Groundhog Basin

Prospect in Alaska, United States with commodities Silver, Lead, Tin, Zinc, Gold, Copper, Molybdenum, Tin

Geologic information

Identification information

Deposit ID 10000272
MRDS ID A010316
Record type Site
Current site name Groundhog Basin
Related records 10283078

Geographic coordinates

Geographic coordinates: -132.06378, 56.51475 (WGS84)
Relative position Coordinates are for the approximate center of a group of prospects, adits, and occurrences in an area about 1/4 mile long in upper Groundhog Basin. The site is in the NW1/4, section 7, T. 62 S., R. 86 E. between an elevation of 2,000 and 2,500 feet. Gault and other (1953) includes an excellent detailed geologic map of the site.
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Geographic areas

Country State
United States Alaska


Commodity Importance
Silver Primary
Lead Primary
Tin Primary
Zinc Primary
Gold Secondary
Copper Secondary
Molybdenum Secondary
Tin Secondary

Comments on the commodity information

  • Gangue = various calcsilicate skarn minerals
  • Ore Material = tetrahedrite-tennanite

Materials information

Materials Type of material
Arsenopyrite Ore
Cassiterite Ore
Chalcopyrite Ore
Cubanite Ore
Fluorite Ore
Galena Ore
Magnetite Ore
Pyrrhotite Ore
Sphalerite Ore
Tennantite Ore
Tetrahedrite Ore
Pyroxene Gangue
Quartz Gangue


  • (Local) Deposits associated with formation of pyroxene-epidote-garnet skarn.

Mineral occurrence model information

Model code 44
USGS model code 14c
Deposit model name Replacement Sn

Host and associated rocks

  • Host or associated Associated
    Rock type Plutonic Rock > Mafic Intrusive Rock > Diorite
    Rock unit name Coast Range Batholith
    Rock description Coast Range Batholith
  • Host or associated Host
    Rock type Metamorphic Rock > Gneiss

Nearby scientific data

(1) -132.06378, 56.51475

Comments on the geologic information

  • Geologic Description = The country rocks in the area of the prospects include Tertiary to Cretaceous biotite schist, biotite-garnet-quartz schist, quartzofeldspathic gneiss, and minor marble and calcsilicate gneiss (Brew, 1997 [OF 97-156-H]). The metamorphic rocks near the prospects are cut by several large Tertiary felsic dikes and sills that have been dated elsewhere at about 20 m.y. (see PE043), and by a large Cretaceous tonalite pluton that intrudes the metamorphic section less than 3,000 feet west of the Groundhog Basin deposits. The deposits are also genetically related to a zinnwaldite 'tin' granite plug nearby (Newberry and Brew, 1989). ? Four distinct steeply-dipping 'ore beds' have been defined, the most extensive of which is 4 feet thick and extends horizontally for about 3,700 feet through a vertical distance of about 1,500 feet (Gault and others, 1953). The ore beds consist of a) masses of ore minerals up to several feet thick, mainly of sphalerite, pyrite, pyrrhotite, galena, chalcopyrite, magnetite, and cubanite(?); and b) layers containing the same assemblage of ore minerals disseminated through the metamorphic host rock. The ore beds are interlayered with steeply-dipping, medium- to high-grade pelitic and quartzofeldspathic schist and gneiss, and locally with banded calcsilicate gneiss. Garnet, pyroxene, and epidote are common near the ore beds, and locally form skarns. ? Newberry and Brew (1989) identified tin as cassiterite as a major constituent of the ore beds and has classified the deposits as Ag-Sn-Pb-Zn skarns that replace calcareous beds in the schist and gneiss. They also genetically tie the skarns to a 15-17 Ma, zinnwaldite 'tin' granite that crops out north of the deposits. Near this zinnwaldite granite, massive sulfide samples commonly contain several percent tin and selected samples contain up to 18%. The sequence of depositional events is: 1) formation of pervasive albite-zinnwaldite gneiss in the cupola of an evolving granite with formation of pyroxene-garnet in adjacent biotite schist and mafic dikes; 2) lower temperature zinnwaldite-sphalerite-cassiterite veins in the granite and formation of the Ag-Sn-Pb-Zn ore bodies in Groundhog Basin by replacement of calcareous layers in the schist and gneiss; and 3) peripheral sphalerite-galena-fluorite veins as distal, lower temperature manifestation of the granite-related hydrothermal system. ? the molybdenite-fluorite deposits that overlap this site are described separately at PE043; they are almost certainly related to the Tertiary felsic dikes and sills here and may well be part of the same series of events that formed the zinnwaldite 'tin' granite described by Newberry and Brew (1989).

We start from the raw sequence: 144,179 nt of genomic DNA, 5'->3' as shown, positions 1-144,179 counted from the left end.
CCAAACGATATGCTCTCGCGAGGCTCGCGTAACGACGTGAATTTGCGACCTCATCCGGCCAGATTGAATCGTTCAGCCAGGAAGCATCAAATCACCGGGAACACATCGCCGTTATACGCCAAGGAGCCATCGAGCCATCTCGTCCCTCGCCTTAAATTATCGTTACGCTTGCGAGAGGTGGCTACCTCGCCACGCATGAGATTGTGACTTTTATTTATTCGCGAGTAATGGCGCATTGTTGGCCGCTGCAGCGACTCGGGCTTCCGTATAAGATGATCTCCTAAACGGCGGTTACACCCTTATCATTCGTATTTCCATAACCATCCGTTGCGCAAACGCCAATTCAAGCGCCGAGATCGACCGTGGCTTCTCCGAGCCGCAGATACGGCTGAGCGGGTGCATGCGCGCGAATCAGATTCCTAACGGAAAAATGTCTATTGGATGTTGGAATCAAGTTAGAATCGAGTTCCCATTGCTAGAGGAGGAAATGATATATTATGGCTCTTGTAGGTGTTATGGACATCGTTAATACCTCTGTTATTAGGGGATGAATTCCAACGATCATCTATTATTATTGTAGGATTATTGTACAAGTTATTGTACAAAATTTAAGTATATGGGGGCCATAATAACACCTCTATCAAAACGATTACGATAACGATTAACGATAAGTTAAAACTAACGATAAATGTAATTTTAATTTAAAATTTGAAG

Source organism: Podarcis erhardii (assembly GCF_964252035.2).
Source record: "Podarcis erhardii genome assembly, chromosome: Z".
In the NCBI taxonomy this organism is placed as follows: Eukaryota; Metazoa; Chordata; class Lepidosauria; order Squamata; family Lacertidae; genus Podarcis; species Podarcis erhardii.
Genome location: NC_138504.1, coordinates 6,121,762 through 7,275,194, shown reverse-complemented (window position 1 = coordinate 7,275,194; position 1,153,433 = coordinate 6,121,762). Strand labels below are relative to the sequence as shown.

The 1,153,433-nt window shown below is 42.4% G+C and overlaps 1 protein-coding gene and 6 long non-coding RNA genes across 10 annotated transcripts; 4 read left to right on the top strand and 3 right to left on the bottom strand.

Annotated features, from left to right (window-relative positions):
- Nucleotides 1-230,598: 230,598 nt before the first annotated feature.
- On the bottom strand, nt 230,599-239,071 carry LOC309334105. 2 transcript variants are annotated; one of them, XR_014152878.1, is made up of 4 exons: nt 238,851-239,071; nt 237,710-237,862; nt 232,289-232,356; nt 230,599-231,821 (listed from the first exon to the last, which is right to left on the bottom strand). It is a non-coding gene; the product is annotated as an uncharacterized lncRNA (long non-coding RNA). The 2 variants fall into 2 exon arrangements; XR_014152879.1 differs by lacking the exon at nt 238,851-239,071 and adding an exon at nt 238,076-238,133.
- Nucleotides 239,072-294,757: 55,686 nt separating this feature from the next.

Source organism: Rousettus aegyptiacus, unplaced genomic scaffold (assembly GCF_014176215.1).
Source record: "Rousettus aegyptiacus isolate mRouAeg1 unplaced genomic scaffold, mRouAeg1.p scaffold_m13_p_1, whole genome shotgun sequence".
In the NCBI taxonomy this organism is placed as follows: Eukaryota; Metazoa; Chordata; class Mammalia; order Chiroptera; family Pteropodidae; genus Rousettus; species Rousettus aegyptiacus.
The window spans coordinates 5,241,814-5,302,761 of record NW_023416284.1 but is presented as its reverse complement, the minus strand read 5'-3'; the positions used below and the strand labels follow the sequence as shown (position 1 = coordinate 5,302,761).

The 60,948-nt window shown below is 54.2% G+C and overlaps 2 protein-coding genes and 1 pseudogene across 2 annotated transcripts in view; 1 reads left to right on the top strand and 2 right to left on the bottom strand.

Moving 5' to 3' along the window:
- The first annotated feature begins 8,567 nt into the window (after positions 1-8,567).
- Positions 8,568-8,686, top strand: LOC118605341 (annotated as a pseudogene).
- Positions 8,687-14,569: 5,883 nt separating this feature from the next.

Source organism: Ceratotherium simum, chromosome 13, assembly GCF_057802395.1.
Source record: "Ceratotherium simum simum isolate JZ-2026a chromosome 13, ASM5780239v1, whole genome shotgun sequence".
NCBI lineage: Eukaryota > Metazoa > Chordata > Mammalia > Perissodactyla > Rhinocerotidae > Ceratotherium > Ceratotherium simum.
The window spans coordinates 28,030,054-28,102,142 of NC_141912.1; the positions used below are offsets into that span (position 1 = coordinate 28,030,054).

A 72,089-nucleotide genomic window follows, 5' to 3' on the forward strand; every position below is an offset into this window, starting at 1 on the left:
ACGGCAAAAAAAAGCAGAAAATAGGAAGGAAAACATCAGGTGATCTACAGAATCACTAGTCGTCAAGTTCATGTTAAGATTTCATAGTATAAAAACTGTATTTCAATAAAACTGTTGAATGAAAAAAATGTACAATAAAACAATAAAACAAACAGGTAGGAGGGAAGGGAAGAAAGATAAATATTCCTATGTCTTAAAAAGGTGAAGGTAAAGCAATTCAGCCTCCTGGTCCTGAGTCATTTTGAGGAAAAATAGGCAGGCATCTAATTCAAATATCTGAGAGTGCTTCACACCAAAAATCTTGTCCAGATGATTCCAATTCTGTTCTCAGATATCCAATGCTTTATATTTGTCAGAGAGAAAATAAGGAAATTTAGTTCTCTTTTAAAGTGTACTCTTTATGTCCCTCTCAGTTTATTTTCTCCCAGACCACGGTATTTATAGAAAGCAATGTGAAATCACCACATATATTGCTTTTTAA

• Age = 15-17 Ma based on genetic tie to a dated zinnwaldite 'tin' granite nearby (Newberry and Brew, 1989).